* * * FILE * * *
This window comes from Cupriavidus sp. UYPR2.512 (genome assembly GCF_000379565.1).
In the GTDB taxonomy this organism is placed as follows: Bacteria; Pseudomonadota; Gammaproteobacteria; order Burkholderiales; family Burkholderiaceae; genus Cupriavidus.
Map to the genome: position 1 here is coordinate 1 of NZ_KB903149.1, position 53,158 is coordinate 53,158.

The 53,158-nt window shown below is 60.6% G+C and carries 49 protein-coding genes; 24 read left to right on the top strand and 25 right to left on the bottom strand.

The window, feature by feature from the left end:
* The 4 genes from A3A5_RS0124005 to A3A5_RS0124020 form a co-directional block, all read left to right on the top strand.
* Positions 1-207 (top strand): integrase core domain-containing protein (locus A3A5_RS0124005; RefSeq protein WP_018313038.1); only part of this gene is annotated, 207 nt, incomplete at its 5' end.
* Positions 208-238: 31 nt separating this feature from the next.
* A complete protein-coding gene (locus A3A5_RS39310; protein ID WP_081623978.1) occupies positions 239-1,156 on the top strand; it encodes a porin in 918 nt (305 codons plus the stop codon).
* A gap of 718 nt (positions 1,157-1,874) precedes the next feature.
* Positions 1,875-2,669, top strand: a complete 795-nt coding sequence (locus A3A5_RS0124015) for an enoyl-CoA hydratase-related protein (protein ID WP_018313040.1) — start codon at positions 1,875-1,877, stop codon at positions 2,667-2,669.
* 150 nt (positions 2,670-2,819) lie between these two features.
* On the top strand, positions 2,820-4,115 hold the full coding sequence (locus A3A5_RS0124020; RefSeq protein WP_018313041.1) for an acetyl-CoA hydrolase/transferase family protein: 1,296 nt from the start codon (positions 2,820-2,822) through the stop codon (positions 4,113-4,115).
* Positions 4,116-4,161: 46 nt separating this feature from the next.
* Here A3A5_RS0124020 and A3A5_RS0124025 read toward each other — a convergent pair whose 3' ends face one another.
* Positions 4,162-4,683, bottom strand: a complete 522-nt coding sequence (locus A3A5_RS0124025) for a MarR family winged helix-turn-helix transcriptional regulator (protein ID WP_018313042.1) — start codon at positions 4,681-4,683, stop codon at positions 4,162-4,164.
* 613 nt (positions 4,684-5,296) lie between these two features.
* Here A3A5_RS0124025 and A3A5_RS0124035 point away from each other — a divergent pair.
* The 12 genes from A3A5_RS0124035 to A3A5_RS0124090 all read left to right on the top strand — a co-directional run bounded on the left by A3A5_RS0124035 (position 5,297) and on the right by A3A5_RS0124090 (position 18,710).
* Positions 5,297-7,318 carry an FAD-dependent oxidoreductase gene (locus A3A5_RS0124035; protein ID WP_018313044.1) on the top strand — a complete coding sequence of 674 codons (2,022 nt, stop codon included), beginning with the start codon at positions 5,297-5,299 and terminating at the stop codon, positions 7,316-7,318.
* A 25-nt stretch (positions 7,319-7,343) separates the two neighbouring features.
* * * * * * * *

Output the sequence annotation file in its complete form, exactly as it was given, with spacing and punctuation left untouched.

This window comes from Cupriavidus sp. UYPR2.512 (genome assembly GCF_000379565.1).
In the GTDB taxonomy this organism is placed as follows: Bacteria; Pseudomonadota; Gammaproteobacteria; order Burkholderiales; family Burkholderiaceae; genus Cupriavidus.
Map to the genome: position 1 here is coordinate 1 of NZ_KB903149.1, position 53,158 is coordinate 53,158.

The 53,158-nt window shown below is 60.6% G+C and carries 49 protein-coding genes; 24 read left to right on the top strand and 25 right to left on the bottom strand.

The window, feature by feature from the left end:
* The 4 genes from A3A5_RS0124005 to A3A5_RS0124020 form a co-directional block, all read left to right on the top strand.
* Positions 1-207 (top strand): integrase core domain-containing protein (locus A3A5_RS0124005; RefSeq protein WP_018313038.1); only part of this gene is annotated, 207 nt, incomplete at its 5' end.
* Positions 208-238: 31 nt separating this feature from the next.
* A complete protein-coding gene (locus A3A5_RS39310; protein ID WP_081623978.1) occupies positions 239-1,156 on the top strand; it encodes a porin in 918 nt (305 codons plus the stop codon).
* A gap of 718 nt (positions 1,157-1,874) precedes the next feature.
* Positions 1,875-2,669, top strand: a complete 795-nt coding sequence (locus A3A5_RS0124015) for an enoyl-CoA hydratase-related protein (protein ID WP_018313040.1) — start codon at positions 1,875-1,877, stop codon at positions 2,667-2,669.
* 150 nt (positions 2,670-2,819) lie between these two features.
* On the top strand, positions 2,820-4,115 hold the full coding sequence (locus A3A5_RS0124020; RefSeq protein WP_018313041.1) for an acetyl-CoA hydrolase/transferase family protein: 1,296 nt from the start codon (positions 2,820-2,822) through the stop codon (positions 4,113-4,115).
* Positions 4,116-4,161: 46 nt separating this feature from the next.
* Here A3A5_RS0124020 and A3A5_RS0124025 read toward each other — a convergent pair whose 3' ends face one another.
* Positions 4,162-4,683, bottom strand: a complete 522-nt coding sequence (locus A3A5_RS0124025) for a MarR family winged helix-turn-helix transcriptional regulator (protein ID WP_018313042.1) — start codon at positions 4,681-4,683, stop codon at positions 4,162-4,164.
* 613 nt (positions 4,684-5,296) lie between these two features.
* Here A3A5_RS0124025 and A3A5_RS0124035 point away from each other — a divergent pair.
* The 12 genes from A3A5_RS0124035 to A3A5_RS0124090 all read left to right on the top strand — a co-directional run bounded on the left by A3A5_RS0124035 (position 5,297) and on the right by A3A5_RS0124090 (position 18,710).
* Positions 5,297-7,318 carry an FAD-dependent oxidoreductase gene (locus A3A5_RS0124035; protein ID WP_018313044.1) on the top strand — a complete coding sequence of 674 codons (2,022 nt, stop codon included), beginning with the start codon at positions 5,297-5,299 and terminating at the stop codon, positions 7,316-7,318.
* A 25-nt stretch (positions 7,319-7,343) separates the two neighbouring features.